Notebooks are going to continue to take share from desktops. If you look at notebook penetration of the total market in Australia versus other developed countries, we're last. Some countries are way, way ahead of us. You would expect Japan to be ahead because there is a premium on real estate and space, but even in countries like Spain the proportion of notebooks is higher than here. We're a little later with telecommuniting.
I think the mass-media approach to telecommuniting is false. People working at home all the time, just dialling up without visiting the office is almost non-existent. But what is a very real possibility for a lot of people is offset working hours. I know in the last couple of years I have done a bit of that and I found it highly productive. I don't like working at home for an entire day, but doing a couple of hours at home can be very, very productive. I think once you are into that mode, a notebook becomes highly useful. Personally, I am a fairly recent convert to notebooks. I only started using notebooks as my one and only computing device after 14-inch displays came in. So I think some elements of pure technology will help accelerate the take-up.
The mobile market for Toshiba Australia is its bread and butter. Is that going to change?
We continue to assess other opportunities. It is not so well known in Australia, but Toshiba is a really large corporation - it turns over around $US85 billion. That makes it really viable; and it operates in many different areas with some really, really interesting technology. Some of these technologies we sell locally and some we don't, so we will continue to assess the more interesting products from the corporation to determine whether they have got a market in Australia. I am not a fan of doing a broad-based range. Within the Toshiba range there are certainly some very interesting products and if we work with the channel and they think they are saleable as well, then we've probably got some real winners.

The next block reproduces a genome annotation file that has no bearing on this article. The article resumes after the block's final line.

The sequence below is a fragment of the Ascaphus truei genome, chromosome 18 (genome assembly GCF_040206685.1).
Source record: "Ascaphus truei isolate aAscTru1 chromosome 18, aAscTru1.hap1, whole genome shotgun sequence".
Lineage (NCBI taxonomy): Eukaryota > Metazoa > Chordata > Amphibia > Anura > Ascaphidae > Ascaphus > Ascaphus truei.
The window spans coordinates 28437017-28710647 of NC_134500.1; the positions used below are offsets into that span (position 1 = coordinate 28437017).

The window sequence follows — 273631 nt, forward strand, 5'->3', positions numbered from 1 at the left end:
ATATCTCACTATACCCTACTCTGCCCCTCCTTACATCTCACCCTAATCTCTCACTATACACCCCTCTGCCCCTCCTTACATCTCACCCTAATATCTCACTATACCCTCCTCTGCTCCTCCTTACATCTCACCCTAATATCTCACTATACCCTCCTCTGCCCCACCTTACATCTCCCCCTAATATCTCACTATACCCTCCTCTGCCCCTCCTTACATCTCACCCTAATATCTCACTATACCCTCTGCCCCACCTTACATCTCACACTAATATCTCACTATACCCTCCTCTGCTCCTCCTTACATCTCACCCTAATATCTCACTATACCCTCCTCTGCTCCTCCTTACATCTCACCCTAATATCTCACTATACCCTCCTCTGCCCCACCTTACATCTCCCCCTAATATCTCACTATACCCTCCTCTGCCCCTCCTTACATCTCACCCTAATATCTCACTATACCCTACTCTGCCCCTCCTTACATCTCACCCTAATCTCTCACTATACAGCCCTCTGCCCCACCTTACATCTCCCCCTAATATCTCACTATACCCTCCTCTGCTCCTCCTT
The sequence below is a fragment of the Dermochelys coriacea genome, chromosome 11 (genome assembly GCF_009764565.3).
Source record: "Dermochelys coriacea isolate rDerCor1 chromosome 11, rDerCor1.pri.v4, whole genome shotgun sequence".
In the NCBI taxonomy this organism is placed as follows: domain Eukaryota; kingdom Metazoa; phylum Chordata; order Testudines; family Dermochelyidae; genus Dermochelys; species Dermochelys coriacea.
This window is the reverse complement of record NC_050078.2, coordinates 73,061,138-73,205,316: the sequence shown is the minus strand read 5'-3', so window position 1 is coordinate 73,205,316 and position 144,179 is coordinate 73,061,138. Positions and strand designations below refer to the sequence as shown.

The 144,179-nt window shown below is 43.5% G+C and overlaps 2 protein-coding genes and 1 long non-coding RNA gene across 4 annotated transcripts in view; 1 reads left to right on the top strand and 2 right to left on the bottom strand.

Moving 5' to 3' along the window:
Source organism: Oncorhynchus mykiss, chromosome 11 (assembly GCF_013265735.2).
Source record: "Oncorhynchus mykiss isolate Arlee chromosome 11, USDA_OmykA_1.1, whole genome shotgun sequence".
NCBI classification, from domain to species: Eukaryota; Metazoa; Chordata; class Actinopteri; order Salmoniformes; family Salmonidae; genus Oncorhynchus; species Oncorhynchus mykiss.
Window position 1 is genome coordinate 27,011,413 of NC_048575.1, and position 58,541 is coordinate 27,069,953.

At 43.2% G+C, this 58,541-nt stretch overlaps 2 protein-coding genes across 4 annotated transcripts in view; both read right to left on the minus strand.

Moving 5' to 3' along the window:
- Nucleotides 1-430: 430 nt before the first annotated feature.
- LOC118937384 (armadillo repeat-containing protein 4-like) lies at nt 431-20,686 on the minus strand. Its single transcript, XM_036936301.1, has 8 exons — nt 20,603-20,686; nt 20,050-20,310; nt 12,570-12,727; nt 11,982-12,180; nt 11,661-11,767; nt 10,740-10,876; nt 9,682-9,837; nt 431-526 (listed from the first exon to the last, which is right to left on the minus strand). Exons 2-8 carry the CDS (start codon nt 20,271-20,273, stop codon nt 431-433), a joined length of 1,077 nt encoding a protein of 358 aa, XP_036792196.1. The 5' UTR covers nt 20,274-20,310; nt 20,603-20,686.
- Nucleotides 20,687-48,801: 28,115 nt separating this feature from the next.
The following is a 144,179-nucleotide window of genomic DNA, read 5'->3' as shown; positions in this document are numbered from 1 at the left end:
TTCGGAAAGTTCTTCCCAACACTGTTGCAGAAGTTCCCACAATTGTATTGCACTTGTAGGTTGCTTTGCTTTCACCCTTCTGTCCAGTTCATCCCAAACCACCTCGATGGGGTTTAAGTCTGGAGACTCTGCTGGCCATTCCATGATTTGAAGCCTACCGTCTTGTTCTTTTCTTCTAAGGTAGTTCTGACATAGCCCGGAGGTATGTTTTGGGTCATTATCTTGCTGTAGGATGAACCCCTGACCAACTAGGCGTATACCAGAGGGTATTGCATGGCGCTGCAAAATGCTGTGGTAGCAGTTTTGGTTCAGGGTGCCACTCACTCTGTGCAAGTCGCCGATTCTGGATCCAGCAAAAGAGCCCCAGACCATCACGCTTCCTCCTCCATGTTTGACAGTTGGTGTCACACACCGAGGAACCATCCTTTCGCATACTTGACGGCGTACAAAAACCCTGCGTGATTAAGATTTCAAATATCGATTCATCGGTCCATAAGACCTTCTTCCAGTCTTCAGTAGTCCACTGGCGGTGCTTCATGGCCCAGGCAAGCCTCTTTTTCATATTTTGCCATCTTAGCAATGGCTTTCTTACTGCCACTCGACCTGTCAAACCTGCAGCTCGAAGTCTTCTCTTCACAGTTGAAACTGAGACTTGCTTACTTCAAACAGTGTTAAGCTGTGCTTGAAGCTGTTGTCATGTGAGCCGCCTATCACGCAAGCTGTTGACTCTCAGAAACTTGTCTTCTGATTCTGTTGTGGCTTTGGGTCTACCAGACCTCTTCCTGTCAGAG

Stadus on the channel
- I enjoyed working with the channel [at Digital]; it delivers a higher level of flexibility, service and support that other models don't match.
- There is real opportunity for [resellers] to differentiate themselves.
- I think [the channel] is in good shape.
- There are businesses that are successful and do very well and there are businesses that have difficulty, often with capitalisation.
- The overall health of the channel is good.
- They have a good appreciation of where they make money and how to maximise the value proposition to the customer.
- Notebooks are going to continue to take share from desktops.
- If we work with the channel [on some new product categories] then we probably have some real winners.
1978-'81 NCR - sales trainee and sales rep in retail systems division - engaged NCR's first ever channel partner.
1981-'82 The Logic Shop - Melbourne branch manager for what was one of Australia's first PC resellers (now defunct).
1983-'99 Digital Equipment Corporation - started as a PC sales specialist for DEC's PC business then channels account manager (handled Computer Power account) * spent six years as a "trouble-shooter" in sales management * in 1991, moved to Sydney to be general manager PC business (saw turnover grow from $3.5 to $180 million and distribution model shift from 100 per cent direct to 100 per cent channel) * in 1997, went US to be vice president marketing DEC North America and then DEC worldwide * took golden handshake soon after Compaq bought DEC.
1999-2001 Dell Computer * general manager, large accounts Australia/New Zealand * saw revenues double.